March of the Engines: The Most Ambitious Polar Expedition in History
Five years ago, Sir Ranulph Fiennes, often referred to as the world’s greatest living explorer, began plotting to knock off one of the last great milestones in polar exploration: skiing 2,000 miles across Antarctica in winter. Fiennes, who was the first to reach the North and South Poles by land and is the oldest Brit to have climbed Everest (at age 65), originally conceived the expedition as a two-man assault. But the mission was deemed so perilous—a rescue is nearly impossible in winter because of the cold—that Britain’s Foreign Office, which regulates journeys on Antarctica, refused to issue permits unless the expedition was completely self-sufficient. So Fiennes adapted.
His expedition, dubbed the Coldest Journey, is now one of the largest non-governmental initiatives ever: a six-person, 200-ton caravan with more than 200 sponsors. Though the 68-year-old Fiennes was forced to pull out of the expedition itself last month due to frostbite incurred on a training run at camp, the ice team will continue. When team leader Anton Bowring, 63, plus two mechanics, a doctor, and an engineer set off on March 20 (weather permitting), their trains will consist of two heavily modified Finning Caterpillars hauling two 28-foot live-work trailers, a food sledge, and 14 fuel skids for the next six months.
The dangers are obvious. In winter, Antarctica is shrouded in darkness, and temperatures plunge to minus 130 degrees. Breathing air that cold can cause lungs to freeze, so those venturing outside will wear face masks that warm the air before it’s inhaled. The landscape is riddled with crevasses, so losing a Caterpillar into an icy abyss is a possibility. Then there’s the danger of a massive fuel fire destroying one of the caravans. The only recourse should catastrophe strike? Hunker down until summer rolls around.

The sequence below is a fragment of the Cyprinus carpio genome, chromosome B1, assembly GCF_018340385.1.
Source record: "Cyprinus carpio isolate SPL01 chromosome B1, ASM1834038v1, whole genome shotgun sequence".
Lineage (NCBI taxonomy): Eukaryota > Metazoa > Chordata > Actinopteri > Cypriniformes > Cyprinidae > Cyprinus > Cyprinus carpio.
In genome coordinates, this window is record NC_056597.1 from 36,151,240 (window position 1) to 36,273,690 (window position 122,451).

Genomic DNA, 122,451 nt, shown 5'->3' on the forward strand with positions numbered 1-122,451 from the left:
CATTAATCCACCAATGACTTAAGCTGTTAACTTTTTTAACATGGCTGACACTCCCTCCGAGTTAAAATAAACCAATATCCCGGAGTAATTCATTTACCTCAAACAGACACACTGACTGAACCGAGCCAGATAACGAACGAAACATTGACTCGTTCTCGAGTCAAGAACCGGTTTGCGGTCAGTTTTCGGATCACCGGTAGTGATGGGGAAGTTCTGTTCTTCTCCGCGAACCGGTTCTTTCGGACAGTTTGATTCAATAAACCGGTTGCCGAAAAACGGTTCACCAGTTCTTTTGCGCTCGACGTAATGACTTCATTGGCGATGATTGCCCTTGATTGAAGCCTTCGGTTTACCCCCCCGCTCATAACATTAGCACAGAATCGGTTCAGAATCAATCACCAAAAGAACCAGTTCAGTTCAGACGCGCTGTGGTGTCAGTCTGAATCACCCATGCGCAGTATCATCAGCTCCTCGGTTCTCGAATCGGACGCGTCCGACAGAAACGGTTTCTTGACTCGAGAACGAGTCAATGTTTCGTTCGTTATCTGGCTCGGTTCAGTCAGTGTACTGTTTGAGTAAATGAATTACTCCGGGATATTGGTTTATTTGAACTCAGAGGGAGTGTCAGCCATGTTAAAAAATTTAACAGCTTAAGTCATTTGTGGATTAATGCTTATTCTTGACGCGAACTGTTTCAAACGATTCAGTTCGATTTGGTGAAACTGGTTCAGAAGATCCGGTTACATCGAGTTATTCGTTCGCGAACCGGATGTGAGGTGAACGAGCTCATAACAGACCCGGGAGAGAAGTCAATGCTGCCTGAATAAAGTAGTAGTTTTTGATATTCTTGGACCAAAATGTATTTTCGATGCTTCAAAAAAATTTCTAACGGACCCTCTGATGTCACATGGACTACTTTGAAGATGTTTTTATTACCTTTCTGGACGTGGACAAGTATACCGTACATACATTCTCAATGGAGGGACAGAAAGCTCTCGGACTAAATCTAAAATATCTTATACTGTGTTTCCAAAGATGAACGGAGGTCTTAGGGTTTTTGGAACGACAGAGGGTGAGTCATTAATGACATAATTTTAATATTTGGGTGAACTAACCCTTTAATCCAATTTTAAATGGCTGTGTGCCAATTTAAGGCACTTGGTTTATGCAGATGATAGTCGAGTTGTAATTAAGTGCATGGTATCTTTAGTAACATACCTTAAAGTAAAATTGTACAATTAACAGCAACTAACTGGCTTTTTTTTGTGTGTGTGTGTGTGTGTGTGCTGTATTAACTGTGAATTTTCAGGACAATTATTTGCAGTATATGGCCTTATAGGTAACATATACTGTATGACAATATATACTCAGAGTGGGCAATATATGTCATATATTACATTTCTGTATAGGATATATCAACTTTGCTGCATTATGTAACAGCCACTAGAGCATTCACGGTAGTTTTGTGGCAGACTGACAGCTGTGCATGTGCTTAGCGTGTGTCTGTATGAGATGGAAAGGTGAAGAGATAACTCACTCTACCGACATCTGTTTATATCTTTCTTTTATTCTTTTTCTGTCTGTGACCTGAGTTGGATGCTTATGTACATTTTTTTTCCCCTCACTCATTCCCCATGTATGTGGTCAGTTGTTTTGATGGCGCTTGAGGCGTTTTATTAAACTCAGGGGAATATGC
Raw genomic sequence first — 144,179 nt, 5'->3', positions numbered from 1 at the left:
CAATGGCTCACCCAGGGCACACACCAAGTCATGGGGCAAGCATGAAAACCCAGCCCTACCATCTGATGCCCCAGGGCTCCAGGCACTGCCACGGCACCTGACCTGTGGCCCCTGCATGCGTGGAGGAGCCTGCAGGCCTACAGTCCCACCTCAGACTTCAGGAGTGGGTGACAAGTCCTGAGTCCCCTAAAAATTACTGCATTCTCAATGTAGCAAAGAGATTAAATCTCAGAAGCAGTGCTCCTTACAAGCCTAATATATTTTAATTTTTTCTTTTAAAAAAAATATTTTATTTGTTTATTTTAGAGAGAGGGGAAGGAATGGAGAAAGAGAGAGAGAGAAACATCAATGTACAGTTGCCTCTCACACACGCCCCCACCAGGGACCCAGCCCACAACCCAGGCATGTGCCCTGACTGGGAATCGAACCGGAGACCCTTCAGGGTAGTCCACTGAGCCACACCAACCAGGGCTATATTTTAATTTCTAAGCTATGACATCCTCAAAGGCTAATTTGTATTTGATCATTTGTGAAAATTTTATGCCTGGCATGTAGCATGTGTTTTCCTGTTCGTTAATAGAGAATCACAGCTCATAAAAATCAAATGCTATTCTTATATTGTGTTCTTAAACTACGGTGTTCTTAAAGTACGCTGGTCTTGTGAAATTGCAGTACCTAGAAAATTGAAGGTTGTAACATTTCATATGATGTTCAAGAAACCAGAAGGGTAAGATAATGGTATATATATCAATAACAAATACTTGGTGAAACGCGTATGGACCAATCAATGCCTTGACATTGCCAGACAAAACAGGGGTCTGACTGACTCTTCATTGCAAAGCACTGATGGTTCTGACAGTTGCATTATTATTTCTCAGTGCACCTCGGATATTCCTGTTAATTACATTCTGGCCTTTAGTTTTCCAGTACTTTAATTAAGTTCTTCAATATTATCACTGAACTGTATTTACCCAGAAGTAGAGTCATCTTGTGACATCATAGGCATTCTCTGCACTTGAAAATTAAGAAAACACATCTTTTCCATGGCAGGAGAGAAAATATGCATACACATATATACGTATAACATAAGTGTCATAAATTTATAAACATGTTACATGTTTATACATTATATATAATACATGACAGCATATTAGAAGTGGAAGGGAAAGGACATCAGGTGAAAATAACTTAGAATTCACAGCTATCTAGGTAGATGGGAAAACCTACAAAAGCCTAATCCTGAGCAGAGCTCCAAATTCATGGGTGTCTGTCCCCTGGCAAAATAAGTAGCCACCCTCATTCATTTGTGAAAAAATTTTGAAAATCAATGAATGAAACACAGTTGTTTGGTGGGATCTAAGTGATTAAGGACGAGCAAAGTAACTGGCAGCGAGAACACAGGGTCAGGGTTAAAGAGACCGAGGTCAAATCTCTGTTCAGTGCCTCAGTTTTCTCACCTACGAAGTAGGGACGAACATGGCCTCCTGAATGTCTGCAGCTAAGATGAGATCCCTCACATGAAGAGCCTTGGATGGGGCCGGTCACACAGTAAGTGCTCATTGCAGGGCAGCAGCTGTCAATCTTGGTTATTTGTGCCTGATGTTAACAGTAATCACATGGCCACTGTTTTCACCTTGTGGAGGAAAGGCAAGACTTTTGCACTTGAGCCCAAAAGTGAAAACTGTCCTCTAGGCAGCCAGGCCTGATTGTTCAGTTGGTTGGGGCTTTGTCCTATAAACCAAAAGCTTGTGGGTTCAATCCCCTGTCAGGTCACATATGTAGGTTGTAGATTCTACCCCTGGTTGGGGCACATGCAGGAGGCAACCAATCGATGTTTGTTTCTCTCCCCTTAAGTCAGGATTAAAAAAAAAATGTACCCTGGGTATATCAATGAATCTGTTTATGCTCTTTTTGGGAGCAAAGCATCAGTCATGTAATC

Hit the jump to find out more about the Coldest Journey mega-caravan.
March of the Engines: Inside the Beast
A look at Ranulph Fiennes' epic snowcat caravan.
A) THE CATS
A small heater will keep fluids and batteries from freezing, tracks have removable spikes that can be used to climb glacial ice, and tow points will allow one Cat to pull the other out of a crevasse.
High-intensity, 360-degree illumination will provide relief from constant darkness.
A ground-penetrating system, pulled by a skier or carried by a Cat, will help identify crevasses. However, on the Cat, the system offers only 30 feet of warning. Since the caravan can’t back up, stumbling upon a crevasse could mean hours of delays as it’s filled in.
A media area will hold laptops, satellite gear, a real-time tracking system, and film equipment. With an Iridium satellite hookup, the team will have Internet and phone service the whole time.
A sledge will carry 2.8 tons of food, enough to last a year. The expedition’s math: 5,000 calories per day times six people for 390 days equals 12 million calories.
F) FIRST AID
A portable X-ray machine, ultrasound, and defibrillator round out the medical kit, which is all the help they’ll have.
G) FUEL SUPPLY
Each Cat will tow seven skids with a combined 10,500 gallons of Jet A1 FSII fuel. An ice inhibitor in the fuel will keep it liquid to minus 100 degrees. However, the engine won’t turn over below minus 95 degrees, so they’ll have to wait out the cold.
H) HOME AWAY FROM HOME
Living quarters, complete with three bunks, kitchen, and shower, will be kept at 65 degrees (average temperature outside: minus 80 degrees). A TV, iPads, six terabytes of movies, and a carbon-fiber guitar will also be available.
Finning’s Cats were designed to haul 55 tons, but each of the trains will weigh nearly twice that. But for repairs, the caravan will need to stop on a downslope in order to get moving again.